Larry Cuban on School Reform and Classroom Practice

The constant chatter that principals should be innovative and tough-minded instructional leaders, on-top-of-everything CEOs, and smooth political tacticians reminds me of a photo* sent to me by a fellow blogger in Turkey.

I have written numerous times on the DNA of principaling and how  three roles–managing, instructing, and politicking–are essential to the daily work of principals. Researchers have observed elementary and secondary principals over the past century and documented time and again that most of their daily activities (at least half) are spent in administrative tasks. Managing a building, staff, children and youth, parents, central office officials, external agencies and companies doing business with the school consumes big chunks of time. And that is just to keep the place working and on course for teachers to teach and students to learn.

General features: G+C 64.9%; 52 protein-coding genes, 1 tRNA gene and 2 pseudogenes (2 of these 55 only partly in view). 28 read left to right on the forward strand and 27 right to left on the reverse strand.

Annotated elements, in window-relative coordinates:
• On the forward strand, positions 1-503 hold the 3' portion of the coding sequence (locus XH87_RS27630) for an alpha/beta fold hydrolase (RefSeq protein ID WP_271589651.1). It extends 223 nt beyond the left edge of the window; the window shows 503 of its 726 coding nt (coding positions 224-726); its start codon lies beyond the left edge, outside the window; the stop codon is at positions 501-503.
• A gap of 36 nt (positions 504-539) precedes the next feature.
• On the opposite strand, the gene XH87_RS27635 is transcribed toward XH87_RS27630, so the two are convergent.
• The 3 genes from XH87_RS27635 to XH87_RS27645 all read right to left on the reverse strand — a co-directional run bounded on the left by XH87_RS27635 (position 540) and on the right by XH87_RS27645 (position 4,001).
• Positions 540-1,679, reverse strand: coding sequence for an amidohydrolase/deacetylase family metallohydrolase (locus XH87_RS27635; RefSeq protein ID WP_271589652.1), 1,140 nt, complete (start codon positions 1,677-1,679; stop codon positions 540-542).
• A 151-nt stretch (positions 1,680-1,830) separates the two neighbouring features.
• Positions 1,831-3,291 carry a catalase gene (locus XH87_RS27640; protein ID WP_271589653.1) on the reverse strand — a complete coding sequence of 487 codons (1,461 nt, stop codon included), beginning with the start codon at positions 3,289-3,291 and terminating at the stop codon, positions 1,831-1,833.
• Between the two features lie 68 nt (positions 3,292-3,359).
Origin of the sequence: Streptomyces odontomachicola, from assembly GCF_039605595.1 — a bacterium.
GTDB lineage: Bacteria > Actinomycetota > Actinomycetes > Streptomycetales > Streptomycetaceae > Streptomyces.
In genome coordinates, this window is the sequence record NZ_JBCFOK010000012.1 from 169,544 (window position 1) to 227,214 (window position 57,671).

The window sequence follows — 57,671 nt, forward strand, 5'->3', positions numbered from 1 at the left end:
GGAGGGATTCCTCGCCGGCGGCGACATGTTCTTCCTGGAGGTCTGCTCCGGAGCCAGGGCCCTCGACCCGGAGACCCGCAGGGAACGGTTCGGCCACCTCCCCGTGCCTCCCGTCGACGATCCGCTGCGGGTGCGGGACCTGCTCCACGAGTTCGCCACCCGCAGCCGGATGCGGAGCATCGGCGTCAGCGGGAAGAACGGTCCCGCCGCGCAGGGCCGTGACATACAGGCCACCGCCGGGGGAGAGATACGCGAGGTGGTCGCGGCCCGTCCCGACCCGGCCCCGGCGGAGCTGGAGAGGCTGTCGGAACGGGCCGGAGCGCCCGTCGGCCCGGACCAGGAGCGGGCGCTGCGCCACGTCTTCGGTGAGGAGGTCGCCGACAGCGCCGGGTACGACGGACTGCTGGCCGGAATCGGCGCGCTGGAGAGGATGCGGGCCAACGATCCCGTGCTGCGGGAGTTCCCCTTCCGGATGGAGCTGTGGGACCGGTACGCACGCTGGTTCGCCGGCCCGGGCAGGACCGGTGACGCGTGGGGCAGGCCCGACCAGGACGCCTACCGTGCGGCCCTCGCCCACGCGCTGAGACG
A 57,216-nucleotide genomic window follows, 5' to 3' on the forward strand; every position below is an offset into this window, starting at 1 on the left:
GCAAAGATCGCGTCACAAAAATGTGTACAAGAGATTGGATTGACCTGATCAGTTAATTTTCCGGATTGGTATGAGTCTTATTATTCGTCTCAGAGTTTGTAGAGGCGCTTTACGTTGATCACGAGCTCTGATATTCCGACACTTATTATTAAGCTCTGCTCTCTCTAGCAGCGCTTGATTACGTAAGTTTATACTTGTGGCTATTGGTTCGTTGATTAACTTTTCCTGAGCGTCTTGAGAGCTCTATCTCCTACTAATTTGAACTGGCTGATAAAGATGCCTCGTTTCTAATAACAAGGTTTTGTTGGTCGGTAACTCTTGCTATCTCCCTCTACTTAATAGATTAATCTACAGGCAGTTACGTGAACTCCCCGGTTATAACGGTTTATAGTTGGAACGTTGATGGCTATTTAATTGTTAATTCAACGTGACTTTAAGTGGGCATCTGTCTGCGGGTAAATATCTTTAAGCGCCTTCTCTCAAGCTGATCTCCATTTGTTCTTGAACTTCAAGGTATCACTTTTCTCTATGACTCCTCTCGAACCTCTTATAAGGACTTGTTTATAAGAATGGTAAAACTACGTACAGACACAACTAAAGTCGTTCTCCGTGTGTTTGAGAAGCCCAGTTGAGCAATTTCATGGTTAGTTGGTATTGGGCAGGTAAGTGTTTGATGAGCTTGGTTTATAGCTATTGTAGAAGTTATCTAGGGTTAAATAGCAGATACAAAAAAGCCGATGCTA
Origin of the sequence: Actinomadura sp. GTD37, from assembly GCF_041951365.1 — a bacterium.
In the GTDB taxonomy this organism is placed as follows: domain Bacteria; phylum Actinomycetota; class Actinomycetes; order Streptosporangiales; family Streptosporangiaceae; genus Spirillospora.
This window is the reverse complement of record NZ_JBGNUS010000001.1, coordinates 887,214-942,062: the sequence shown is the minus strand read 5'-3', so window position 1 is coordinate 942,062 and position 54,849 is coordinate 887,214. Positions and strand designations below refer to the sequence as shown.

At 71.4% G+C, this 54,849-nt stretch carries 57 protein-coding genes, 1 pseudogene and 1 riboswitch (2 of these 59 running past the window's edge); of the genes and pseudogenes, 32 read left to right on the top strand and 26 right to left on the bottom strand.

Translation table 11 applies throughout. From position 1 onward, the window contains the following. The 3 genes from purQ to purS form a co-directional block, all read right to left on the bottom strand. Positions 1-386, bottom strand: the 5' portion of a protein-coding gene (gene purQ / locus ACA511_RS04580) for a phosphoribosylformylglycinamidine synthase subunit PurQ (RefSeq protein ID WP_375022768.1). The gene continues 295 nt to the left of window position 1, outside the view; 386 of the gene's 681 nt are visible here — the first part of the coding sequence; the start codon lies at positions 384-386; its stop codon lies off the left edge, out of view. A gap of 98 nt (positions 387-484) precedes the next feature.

Principals reading the last paragraph would probably nod in agreement and could add activities that I omitted.

Of course…

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